Tuesday, November 12, 2013

How to use Intellij idea Live templates to make your life easy

As to begin with this is my very first blog post. Here I'm going to explain how to use the concept of Live Templates in intellij idea IDE to make your coding life easy. (in this example I'm working with intellij idea version 12.1.4)

This is a feature which is in intellij idea IDE although people doesn't take full use of it.

Lets begin with an example. Intellij idea already have some live templates embedded with it. For example open one of your java classes in the editor and type "itar" as shown in below image

Image 1 - Example of using Live Template

Then press tab key and you'll see a iteration block generated as shown below.

Image 2 - After Live Template get expanded

This is an existing live template in intellij idea. Don't be amazed you can do lot more things by creating these kinds of customized Live templates.
So lets begin creating our own live template. I will keep to a step by step approach so it will be easy for you to grab.

1. First go to intellij idea settings window by File --> Settings (or by pressing ctrl+alt+s  keys together) using either way you will be directed to the settings window,

2. In the left pane there, find the list item called "Live Templates", which resides under "IDE settings", Once you click on that you'll get a window as shown below.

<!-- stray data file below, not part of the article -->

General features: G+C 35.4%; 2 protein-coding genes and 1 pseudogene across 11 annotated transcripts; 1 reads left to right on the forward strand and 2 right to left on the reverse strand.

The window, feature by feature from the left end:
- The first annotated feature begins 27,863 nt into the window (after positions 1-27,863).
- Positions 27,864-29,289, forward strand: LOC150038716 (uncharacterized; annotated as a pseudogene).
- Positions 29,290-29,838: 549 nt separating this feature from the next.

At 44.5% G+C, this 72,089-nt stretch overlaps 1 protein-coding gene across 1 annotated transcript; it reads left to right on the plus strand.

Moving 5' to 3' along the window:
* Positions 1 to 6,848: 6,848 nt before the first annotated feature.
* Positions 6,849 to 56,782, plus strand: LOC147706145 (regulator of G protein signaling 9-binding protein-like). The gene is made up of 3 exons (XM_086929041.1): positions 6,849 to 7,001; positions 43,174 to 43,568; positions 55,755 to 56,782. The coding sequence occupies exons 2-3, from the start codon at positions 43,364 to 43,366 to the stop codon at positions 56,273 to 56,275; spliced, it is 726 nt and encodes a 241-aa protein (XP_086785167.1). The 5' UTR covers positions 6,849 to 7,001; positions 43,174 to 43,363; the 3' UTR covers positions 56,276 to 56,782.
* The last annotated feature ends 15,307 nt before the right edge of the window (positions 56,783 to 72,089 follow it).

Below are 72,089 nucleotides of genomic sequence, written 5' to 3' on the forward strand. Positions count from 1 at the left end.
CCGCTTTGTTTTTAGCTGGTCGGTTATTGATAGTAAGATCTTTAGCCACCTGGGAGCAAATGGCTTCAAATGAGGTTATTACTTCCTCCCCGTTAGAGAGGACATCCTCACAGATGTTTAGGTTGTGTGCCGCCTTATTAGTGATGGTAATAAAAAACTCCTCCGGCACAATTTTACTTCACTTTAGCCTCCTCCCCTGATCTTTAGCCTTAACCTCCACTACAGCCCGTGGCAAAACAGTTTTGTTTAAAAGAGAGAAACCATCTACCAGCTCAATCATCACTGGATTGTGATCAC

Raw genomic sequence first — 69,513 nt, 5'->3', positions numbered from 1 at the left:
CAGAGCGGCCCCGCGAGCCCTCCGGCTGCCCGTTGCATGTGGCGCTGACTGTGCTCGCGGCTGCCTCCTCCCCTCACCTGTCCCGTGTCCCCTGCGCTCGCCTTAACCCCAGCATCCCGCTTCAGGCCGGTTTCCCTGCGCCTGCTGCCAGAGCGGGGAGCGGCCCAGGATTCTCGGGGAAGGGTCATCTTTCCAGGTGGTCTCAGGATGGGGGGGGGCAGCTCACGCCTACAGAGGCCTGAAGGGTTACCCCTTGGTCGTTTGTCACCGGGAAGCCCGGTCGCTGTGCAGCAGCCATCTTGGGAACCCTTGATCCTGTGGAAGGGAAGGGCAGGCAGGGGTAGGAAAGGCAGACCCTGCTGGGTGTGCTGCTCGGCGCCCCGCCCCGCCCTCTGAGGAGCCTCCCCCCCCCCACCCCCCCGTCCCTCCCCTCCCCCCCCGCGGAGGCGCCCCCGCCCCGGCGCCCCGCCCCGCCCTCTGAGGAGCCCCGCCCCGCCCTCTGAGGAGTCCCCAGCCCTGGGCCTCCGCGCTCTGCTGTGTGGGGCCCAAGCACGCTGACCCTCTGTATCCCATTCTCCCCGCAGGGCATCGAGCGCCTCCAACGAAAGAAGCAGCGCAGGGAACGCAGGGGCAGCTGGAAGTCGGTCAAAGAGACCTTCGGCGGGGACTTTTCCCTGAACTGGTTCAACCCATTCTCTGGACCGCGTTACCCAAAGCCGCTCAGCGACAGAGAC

Image 3 - Settings window

Here you will see the existing live templates are grouped in to several groups in the right side pane. Examine them by expanding those nodes and clicking on those live templates. You will be able to get an idea of how they are formed.

3. There you will see a plus sign as marked in the above image in black. By clicking it you can create your own Live template. Resultant window is shown below.

Image 4 - Newly created Live Template

As you can see intellij idea will create a new group called "user" and create your new template inside it. Don't worry about the group though.
In this example I'm going to create a live template which can be used in the beginning of a method to check whether the given parameter is null or empty and if so throw and Exception after logging what happened there(this can be used for validation purposes).

4. Put the abbreviation you would like to use for invoking this live template in the abbreviation text box. Keeping this simple and short will be helpful since this will be the text you have to type to invoke the template using the tab key. For this example I'll put "cifne" (my way of shorting "Custom IF Null or Empty",  :-) )

5. Then put a description of what you are going to accomplish using the live template in the Description text box

6. We can define our own variables in these templates by enclosing them between two dollar marks
("$TEMP$" would be a variable), so that you can assign their values dynamically according to the context where they are going to be used rather than hard coding them. For example we can get the class name of the class we are going to use this template and use it as a template value.